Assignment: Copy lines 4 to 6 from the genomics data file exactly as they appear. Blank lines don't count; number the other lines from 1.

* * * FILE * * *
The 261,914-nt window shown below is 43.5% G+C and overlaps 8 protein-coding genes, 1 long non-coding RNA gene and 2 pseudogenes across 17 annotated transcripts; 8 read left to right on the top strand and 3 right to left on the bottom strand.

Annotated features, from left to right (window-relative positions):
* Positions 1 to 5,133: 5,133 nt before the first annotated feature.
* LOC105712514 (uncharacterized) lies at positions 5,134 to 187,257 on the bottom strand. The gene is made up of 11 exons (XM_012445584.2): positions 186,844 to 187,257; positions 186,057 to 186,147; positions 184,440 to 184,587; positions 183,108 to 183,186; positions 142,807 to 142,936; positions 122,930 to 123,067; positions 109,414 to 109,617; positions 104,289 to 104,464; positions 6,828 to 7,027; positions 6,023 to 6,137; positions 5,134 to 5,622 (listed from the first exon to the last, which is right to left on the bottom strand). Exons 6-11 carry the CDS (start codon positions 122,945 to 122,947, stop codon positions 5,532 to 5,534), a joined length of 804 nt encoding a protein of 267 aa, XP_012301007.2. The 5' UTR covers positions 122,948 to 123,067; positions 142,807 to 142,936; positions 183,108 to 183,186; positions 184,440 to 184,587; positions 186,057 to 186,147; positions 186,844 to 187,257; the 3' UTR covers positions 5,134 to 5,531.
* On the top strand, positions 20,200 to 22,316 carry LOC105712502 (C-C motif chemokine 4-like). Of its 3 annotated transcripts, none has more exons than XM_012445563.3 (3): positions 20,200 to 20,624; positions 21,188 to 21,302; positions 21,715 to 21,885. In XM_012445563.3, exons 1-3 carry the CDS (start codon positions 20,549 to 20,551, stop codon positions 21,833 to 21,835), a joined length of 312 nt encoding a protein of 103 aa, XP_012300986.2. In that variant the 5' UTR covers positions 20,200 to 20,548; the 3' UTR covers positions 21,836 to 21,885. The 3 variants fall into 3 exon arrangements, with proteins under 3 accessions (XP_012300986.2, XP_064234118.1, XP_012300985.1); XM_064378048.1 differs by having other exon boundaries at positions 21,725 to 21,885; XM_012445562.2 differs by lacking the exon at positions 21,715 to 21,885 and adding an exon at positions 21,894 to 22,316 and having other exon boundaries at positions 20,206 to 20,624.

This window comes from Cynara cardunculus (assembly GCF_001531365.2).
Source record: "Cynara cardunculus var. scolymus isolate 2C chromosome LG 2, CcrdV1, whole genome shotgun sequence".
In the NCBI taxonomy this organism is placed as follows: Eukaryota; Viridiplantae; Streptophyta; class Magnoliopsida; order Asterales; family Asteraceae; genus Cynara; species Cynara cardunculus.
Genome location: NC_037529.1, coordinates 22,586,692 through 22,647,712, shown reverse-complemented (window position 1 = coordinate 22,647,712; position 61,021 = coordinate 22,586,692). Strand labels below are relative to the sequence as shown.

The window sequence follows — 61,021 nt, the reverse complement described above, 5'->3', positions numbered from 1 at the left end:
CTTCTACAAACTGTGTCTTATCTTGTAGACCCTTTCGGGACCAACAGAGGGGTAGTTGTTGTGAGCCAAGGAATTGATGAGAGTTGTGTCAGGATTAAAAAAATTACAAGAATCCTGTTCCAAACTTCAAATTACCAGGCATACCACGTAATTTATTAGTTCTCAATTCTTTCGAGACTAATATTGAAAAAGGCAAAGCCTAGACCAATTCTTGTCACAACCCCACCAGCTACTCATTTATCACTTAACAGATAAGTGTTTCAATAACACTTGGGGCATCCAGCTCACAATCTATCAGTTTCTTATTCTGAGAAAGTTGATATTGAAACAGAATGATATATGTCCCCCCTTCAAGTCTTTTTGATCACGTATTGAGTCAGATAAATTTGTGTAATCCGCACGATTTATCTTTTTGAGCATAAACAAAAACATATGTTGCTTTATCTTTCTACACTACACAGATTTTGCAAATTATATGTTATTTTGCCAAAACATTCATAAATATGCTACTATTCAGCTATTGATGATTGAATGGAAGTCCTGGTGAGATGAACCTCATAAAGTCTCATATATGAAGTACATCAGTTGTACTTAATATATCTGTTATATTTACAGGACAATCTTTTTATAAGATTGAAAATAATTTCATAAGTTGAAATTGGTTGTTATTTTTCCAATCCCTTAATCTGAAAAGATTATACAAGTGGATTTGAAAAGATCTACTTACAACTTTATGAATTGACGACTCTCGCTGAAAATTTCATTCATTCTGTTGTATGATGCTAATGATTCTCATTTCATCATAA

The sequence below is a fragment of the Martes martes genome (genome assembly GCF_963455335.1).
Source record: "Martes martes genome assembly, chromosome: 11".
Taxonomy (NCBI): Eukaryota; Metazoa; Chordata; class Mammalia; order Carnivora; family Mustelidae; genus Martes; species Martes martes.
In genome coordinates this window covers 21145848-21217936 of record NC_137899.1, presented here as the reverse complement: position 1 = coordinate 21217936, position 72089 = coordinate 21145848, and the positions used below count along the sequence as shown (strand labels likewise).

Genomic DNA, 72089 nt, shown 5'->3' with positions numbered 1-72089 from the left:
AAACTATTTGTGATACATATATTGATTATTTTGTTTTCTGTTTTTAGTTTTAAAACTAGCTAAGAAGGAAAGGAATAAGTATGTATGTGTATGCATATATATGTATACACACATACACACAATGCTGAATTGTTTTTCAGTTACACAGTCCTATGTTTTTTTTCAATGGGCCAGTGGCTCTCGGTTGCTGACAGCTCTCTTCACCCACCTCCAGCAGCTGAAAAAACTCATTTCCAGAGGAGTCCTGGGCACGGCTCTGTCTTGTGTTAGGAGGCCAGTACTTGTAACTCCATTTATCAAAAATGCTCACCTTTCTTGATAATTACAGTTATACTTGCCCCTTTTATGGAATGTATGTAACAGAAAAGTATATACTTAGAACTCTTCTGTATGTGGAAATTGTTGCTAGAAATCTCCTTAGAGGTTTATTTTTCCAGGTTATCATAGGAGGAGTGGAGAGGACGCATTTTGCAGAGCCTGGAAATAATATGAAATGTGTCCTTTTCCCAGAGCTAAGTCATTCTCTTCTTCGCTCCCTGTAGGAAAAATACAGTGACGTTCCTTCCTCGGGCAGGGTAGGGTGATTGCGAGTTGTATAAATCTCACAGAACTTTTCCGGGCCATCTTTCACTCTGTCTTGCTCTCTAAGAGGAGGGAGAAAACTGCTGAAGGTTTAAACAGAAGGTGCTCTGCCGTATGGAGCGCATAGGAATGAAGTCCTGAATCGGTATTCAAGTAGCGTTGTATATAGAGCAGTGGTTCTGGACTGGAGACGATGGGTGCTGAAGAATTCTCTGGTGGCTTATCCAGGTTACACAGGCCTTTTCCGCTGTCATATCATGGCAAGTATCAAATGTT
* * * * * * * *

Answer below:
* LOC105712514 (uncharacterized) lies at positions 5,134 to 187,257 on the bottom strand. The gene is made up of 11 exons (XM_012445584.2): positions 186,844 to 187,257; positions 186,057 to 186,147; positions 184,440 to 184,587; positions 183,108 to 183,186; positions 142,807 to 142,936; positions 122,930 to 123,067; positions 109,414 to 109,617; positions 104,289 to 104,464; positions 6,828 to 7,027; positions 6,023 to 6,137; positions 5,134 to 5,622 (listed from the first exon to the last, which is right to left on the bottom strand). Exons 6-11 carry the CDS (start codon positions 122,945 to 122,947, stop codon positions 5,532 to 5,534), a joined length of 804 nt encoding a protein of 267 aa, XP_012301007.2. The 5' UTR covers positions 122,948 to 123,067; positions 142,807 to 142,936; positions 183,108 to 183,186; positions 184,440 to 184,587; positions 186,057 to 186,147; positions 186,844 to 187,257; the 3' UTR covers positions 5,134 to 5,531.
* On the top strand, positions 20,200 to 22,316 carry LOC105712502 (C-C motif chemokine 4-like). Of its 3 annotated transcripts, none has more exons than XM_012445563.3 (3): positions 20,200 to 20,624; positions 21,188 to 21,302; positions 21,715 to 21,885. In XM_012445563.3, exons 1-3 carry the CDS (start codon positions 20,549 to 20,551, stop codon positions 21,833 to 21,835), a joined length of 312 nt encoding a protein of 103 aa, XP_012300986.2. In that variant the 5' UTR covers positions 20,200 to 20,548; the 3' UTR covers positions 21,836 to 21,885. The 3 variants fall into 3 exon arrangements, with proteins under 3 accessions (XP_012300986.2, XP_064234118.1, XP_012300985.1); XM_064378048.1 differs by having other exon boundaries at positions 21,725 to 21,885; XM_012445562.2 differs by lacking the exon at positions 21,715 to 21,885 and adding an exon at positions 21,894 to 22,316 and having other exon boundaries at positions 20,206 to 20,624.

This window comes from Cynara cardunculus (assembly GCF_001531365.2).